Vietnam's children face rising inequalities: UN

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Vietnam's growth has been relatively equitable but the country's children are facing rising inequalities, the United Nations said Tuesday.

Ethnic minority and rural youngsters are generally the most disadvantaged, said Geetanjali Narayan, chief of planning and social policy for the UN Children's agency UNICEF.

She spoke at the launch of a report on the social and economic conditions of the roughly 30 million children in Vietnam.

"We are seeing now a trend of increasing inequalities," she said, despite Vietnam's "truly outstanding" record on socio-economic growth that was achieved in a "relatively equitable" manner.

In 1986 the war-shattered, poverty-stricken country began to turn away from a planned economy to embrace the free market, a policy called "Doi Moi", which led to growth rates that ranked among the fastest in Asia.

The UNICEF report said Vietnam is an Asia-Pacific leader in achieving almost all of the Millennium Development Goals, a set of targets on education, poverty, health and other areas to be achieved by 2015.

"Yet segments of the child and adolescent population in Vietnam continue to live in conditions of deprivation and exclusion," said the report, which relied mainly on government data and was the most detailed study of its kind for about a decade.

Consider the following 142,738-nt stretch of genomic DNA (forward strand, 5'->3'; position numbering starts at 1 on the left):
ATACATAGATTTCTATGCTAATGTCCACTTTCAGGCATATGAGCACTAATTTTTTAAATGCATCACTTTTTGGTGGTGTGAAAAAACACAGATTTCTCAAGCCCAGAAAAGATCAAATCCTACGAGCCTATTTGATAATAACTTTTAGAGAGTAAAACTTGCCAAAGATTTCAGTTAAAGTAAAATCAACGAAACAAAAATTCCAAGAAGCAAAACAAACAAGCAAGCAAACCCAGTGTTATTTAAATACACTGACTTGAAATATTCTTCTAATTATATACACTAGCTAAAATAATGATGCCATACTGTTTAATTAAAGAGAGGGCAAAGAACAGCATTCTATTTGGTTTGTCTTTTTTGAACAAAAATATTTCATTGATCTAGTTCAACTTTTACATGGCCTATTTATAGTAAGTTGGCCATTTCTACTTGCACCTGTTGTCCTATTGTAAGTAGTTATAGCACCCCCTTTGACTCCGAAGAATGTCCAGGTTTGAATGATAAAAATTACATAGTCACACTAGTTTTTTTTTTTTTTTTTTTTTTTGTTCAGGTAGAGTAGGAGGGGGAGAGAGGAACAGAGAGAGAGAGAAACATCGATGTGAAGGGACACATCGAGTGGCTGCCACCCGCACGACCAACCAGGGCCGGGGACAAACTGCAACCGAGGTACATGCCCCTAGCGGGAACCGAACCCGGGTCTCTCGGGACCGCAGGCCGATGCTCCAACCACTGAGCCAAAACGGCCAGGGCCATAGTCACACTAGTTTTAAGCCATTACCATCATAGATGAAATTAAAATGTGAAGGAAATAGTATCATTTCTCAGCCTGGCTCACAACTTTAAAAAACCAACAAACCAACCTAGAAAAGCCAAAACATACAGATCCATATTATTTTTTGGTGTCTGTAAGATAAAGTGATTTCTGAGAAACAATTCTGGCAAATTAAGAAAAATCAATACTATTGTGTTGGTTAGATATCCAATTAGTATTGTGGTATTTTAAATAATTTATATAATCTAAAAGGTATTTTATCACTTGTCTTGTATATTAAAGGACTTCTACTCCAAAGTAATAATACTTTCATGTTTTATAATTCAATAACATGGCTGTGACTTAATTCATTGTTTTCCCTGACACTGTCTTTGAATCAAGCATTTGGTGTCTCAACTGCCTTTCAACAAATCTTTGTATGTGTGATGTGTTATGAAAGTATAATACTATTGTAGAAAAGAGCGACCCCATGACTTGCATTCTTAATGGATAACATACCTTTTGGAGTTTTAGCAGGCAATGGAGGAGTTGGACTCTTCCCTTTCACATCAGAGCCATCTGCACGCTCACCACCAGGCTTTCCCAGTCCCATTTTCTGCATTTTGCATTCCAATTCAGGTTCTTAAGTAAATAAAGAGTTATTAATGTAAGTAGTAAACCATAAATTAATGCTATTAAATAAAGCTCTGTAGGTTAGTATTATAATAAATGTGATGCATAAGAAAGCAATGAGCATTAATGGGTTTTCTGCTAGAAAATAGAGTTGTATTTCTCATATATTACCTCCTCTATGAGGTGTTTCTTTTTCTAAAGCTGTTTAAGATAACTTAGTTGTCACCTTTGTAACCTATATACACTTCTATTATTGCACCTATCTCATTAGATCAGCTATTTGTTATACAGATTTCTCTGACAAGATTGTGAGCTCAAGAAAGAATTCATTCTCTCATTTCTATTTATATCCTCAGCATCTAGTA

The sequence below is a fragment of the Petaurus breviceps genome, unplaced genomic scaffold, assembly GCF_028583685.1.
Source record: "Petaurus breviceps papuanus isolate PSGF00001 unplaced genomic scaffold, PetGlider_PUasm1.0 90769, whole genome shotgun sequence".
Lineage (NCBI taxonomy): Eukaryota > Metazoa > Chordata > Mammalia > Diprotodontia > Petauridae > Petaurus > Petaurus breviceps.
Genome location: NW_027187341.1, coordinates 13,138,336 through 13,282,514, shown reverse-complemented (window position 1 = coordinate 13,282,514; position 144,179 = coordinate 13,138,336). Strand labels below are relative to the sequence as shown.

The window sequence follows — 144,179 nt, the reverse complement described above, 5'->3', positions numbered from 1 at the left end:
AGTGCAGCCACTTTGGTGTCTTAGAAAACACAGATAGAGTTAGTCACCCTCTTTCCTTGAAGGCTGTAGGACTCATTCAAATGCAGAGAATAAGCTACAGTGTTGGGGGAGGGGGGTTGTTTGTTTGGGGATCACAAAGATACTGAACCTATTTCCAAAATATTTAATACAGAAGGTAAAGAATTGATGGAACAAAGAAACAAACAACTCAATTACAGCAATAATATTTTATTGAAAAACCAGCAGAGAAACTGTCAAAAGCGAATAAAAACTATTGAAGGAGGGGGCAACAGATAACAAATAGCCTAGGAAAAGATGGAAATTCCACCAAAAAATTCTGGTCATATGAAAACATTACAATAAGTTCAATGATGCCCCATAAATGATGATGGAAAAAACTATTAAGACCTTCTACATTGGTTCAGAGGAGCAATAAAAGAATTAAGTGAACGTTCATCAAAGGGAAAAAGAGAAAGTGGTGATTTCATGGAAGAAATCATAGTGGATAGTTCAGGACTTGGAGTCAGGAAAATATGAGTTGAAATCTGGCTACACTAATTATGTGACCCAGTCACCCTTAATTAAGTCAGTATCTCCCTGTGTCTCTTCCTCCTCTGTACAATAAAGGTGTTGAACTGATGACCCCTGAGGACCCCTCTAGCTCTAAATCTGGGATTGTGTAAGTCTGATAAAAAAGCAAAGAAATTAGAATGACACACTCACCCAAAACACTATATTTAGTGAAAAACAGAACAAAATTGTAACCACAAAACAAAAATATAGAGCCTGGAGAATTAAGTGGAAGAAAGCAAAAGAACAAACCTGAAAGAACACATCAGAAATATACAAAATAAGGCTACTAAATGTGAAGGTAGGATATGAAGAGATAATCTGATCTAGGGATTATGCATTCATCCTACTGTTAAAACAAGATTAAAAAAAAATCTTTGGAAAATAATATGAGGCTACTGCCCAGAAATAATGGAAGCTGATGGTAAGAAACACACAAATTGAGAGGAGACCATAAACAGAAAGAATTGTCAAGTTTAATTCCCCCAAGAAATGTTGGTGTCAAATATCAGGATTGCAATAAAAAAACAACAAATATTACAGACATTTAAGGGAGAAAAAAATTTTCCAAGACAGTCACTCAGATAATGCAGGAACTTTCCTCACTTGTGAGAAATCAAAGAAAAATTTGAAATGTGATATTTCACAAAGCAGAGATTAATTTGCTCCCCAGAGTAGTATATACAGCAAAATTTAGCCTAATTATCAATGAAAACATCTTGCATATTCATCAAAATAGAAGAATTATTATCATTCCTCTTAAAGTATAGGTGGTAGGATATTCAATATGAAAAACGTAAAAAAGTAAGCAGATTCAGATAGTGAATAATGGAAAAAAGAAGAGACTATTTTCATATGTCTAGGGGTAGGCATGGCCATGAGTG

"For example, quality health care, secondary education and clean water are not equally accessible to all children," it said.

"Child poverty in Vietnam today is almost certainly more prevalent and severe than is commonly believed."

Vietnam recently developed a new gauge of poverty based on essential needs including education, health and nutrition, rather than only relying on a monetarily-based poverty line, the report said.

"Using this approach, almost one-third of all children under the age of 16 are poor," it said, citing data that showed 62 percent of ethnic minority children are poor compared with 22 percent of the majority Kinh and ethnic Chinese.

The data showed 34 percent of rural children are poor, against 13 percent in cities.

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